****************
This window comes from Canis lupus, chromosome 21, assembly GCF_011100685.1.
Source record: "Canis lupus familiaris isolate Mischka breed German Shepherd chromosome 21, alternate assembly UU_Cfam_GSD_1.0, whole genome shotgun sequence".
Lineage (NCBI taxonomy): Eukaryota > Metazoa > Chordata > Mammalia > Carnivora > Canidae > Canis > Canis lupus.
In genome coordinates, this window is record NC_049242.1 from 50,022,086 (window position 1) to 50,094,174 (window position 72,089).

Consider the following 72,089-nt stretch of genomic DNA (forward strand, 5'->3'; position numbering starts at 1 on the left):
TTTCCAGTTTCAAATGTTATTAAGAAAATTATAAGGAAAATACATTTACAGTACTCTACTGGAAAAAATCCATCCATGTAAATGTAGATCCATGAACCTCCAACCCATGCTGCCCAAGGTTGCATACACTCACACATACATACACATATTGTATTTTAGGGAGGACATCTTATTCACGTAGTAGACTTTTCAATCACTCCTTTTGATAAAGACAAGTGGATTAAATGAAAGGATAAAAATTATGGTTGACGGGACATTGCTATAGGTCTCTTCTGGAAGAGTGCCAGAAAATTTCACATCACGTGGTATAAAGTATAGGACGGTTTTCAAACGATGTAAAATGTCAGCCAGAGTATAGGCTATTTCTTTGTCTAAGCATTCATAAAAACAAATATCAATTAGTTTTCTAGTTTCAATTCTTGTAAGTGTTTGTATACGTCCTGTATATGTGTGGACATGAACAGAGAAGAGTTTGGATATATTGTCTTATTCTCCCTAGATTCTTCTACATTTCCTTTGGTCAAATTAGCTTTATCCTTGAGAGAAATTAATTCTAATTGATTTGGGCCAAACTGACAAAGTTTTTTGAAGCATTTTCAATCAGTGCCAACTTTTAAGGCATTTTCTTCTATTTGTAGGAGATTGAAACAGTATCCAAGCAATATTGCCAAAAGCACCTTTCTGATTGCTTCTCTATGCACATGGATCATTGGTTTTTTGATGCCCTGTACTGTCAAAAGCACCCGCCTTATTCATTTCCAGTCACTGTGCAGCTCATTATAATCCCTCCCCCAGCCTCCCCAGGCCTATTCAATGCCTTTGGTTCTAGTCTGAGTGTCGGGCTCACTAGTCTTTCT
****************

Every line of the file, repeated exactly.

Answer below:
This window comes from Canis lupus, chromosome 21, assembly GCF_011100685.1.
Source record: "Canis lupus familiaris isolate Mischka breed German Shepherd chromosome 21, alternate assembly UU_Cfam_GSD_1.0, whole genome shotgun sequence".
Lineage (NCBI taxonomy): Eukaryota > Metazoa > Chordata > Mammalia > Carnivora > Canidae > Canis > Canis lupus.
In genome coordinates, this window is record NC_049242.1 from 50,022,086 (window position 1) to 50,094,174 (window position 72,089).

Consider the following 72,089-nt stretch of genomic DNA (forward strand, 5'->3'; position numbering starts at 1 on the left):
TTTCCAGTTTCAAATGTTATTAAGAAAATTATAAGGAAAATACATTTACAGTACTCTACTGGAAAAAATCCATCCATGTAAATGTAGATCCATGAACCTCCAACCCATGCTGCCCAAGGTTGCATACACTCACACATACATACACATATTGTATTTTAGGGAGGACATCTTATTCACGTAGTAGACTTTTCAATCACTCCTTTTGATAAAGACAAGTGGATTAAATGAAAGGATAAAAATTATGGTTGACGGGACATTGCTATAGGTCTCTTCTGGAAGAGTGCCAGAAAATTTCACATCACGTGGTATAAAGTATAGGACGGTTTTCAAACGATGTAAAATGTCAGCCAGAGTATAGGCTATTTCTTTGTCTAAGCATTCATAAAAACAAATATCAATTAGTTTTCTAGTTTCAATTCTTGTAAGTGTTTGTATACGTCCTGTATATGTGTGGACATGAACAGAGAAGAGTTTGGATATATTGTCTTATTCTCCCTAGATTCTTCTACATTTCCTTTGGTCAAATTAGCTTTATCCTTGAGAGAAATTAATTCTAATTGATTTGGGCCAAACTGACAAAGTTTTTTGAAGCATTTTCAATCAGTGCCAACTTTTAAGGCATTTTCTTCTATTTGTAGGAGATTGAAACAGTATCCAAGCAATATTGCCAAAAGCACCTTTCTGATTGCTTCTCTATGCACATGGATCATTGGTTTTTTGATGCCCTGTACTGTCAAAAGCACCCGCCTTATTCATTTCCAGTCACTGTGCAGCTCATTATAATCCCTCCCCCAGCCTCCCCAGGCCTATTCAATGCCTTTGGTTCTAGTCTGAGTGTCGGGCTCACTAGTCTTTCT